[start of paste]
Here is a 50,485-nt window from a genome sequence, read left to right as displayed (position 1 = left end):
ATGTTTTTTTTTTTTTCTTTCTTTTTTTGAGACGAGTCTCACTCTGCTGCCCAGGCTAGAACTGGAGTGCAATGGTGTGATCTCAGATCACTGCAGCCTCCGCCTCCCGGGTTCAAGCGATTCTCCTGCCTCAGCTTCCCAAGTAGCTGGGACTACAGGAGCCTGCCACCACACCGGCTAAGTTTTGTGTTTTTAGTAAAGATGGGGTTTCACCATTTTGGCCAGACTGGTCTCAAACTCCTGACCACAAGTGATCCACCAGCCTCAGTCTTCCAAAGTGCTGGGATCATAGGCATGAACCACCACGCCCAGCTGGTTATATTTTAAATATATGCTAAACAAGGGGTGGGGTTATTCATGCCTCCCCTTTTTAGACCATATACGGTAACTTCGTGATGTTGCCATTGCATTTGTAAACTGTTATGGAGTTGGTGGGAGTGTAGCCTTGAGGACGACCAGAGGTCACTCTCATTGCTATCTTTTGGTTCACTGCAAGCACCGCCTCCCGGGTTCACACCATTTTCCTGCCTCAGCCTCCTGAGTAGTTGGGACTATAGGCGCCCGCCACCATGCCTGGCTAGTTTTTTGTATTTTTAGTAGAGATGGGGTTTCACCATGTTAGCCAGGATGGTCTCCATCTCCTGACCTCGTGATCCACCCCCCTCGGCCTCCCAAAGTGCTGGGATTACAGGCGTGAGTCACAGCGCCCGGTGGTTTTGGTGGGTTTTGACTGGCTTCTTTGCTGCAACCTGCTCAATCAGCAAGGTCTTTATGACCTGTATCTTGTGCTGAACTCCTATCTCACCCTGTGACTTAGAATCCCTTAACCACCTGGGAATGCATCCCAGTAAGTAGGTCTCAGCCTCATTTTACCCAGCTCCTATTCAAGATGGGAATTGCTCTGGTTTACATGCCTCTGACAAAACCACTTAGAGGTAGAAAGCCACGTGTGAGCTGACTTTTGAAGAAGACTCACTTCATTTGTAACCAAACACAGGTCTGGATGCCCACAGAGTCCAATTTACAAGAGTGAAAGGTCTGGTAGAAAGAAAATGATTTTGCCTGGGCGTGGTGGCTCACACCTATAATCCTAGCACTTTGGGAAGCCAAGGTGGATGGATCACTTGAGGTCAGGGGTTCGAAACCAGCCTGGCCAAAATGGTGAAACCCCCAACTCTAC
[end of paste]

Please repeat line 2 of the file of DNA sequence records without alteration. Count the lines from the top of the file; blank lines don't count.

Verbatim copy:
ATGTTTTTTTTTTTTTCTTTCTTTTTTTGAGACGAGTCTCACTCTGCTGCCCAGGCTAGAACTGGAGTGCAATGGTGTGATCTCAGATCACTGCAGCCTCCGCCTCCCGGGTTCAAGCGATTCTCCTGCCTCAGCTTCCCAAGTAGCTGGGACTACAGGAGCCTGCCACCACACCGGCTAAGTTTTGTGTTTTTAGTAAAGATGGGGTTTCACCATTTTGGCCAGACTGGTCTCAAACTCCTGACCACAAGTGATCCACCAGCCTCAGTCTTCCAAAGTGCTGGGATCATAGGCATGAACCACCACGCCCAGCTGGTTATATTTTAAATATATGCTAAACAAGGGGTGGGGTTATTCATGCCTCCCCTTTTTAGACCATATACGGTAACTTCGTGATGTTGCCATTGCATTTGTAAACTGTTATGGAGTTGGTGGGAGTGTAGCCTTGAGGACGACCAGAGGTCACTCTCATTGCTATCTTTTGGTTCACTGCAAGCACCGCCTCCCGGGTTCACACCATTTTCCTGCCTCAGCCTCCTGAGTAGTTGGGACTATAGGCGCCCGCCACCATGCCTGGCTAGTTTTTTGTATTTTTAGTAGAGATGGGGTTTCACCATGTTAGCCAGGATGGTCTCCATCTCCTGACCTCGTGATCCACCCCCCTCGGCCTCCCAAAGTGCTGGGATTACAGGCGTGAGTCACAGCGCCCGGTGGTTTTGGTGGGTTTTGACTGGCTTCTTTGCTGCAACCTGCTCAATCAGCAAGGTCTTTATGACCTGTATCTTGTGCTGAACTCCTATCTCACCCTGTGACTTAGAATCCCTTAACCACCTGGGAATGCATCCCAGTAAGTAGGTCTCAGCCTCATTTTACCCAGCTCCTATTCAAGATGGGAATTGCTCTGGTTTACATGCCTCTGACAAAACCACTTAGAGGTAGAAAGCCACGTGTGAGCTGACTTTTGAAGAAGACTCACTTCATTTGTAACCAAACACAGGTCTGGATGCCCACAGAGTCCAATTTACAAGAGTGAAAGGTCTGGTAGAAAGAAAATGATTTTGCCTGGGCGTGGTGGCTCACACCTATAATCCTAGCACTTTGGGAAGCCAAGGTGGATGGATCACTTGAGGTCAGGGGTTCGAAACCAGCCTGGCCAAAATGGTGAAACCCCCAACTCTAC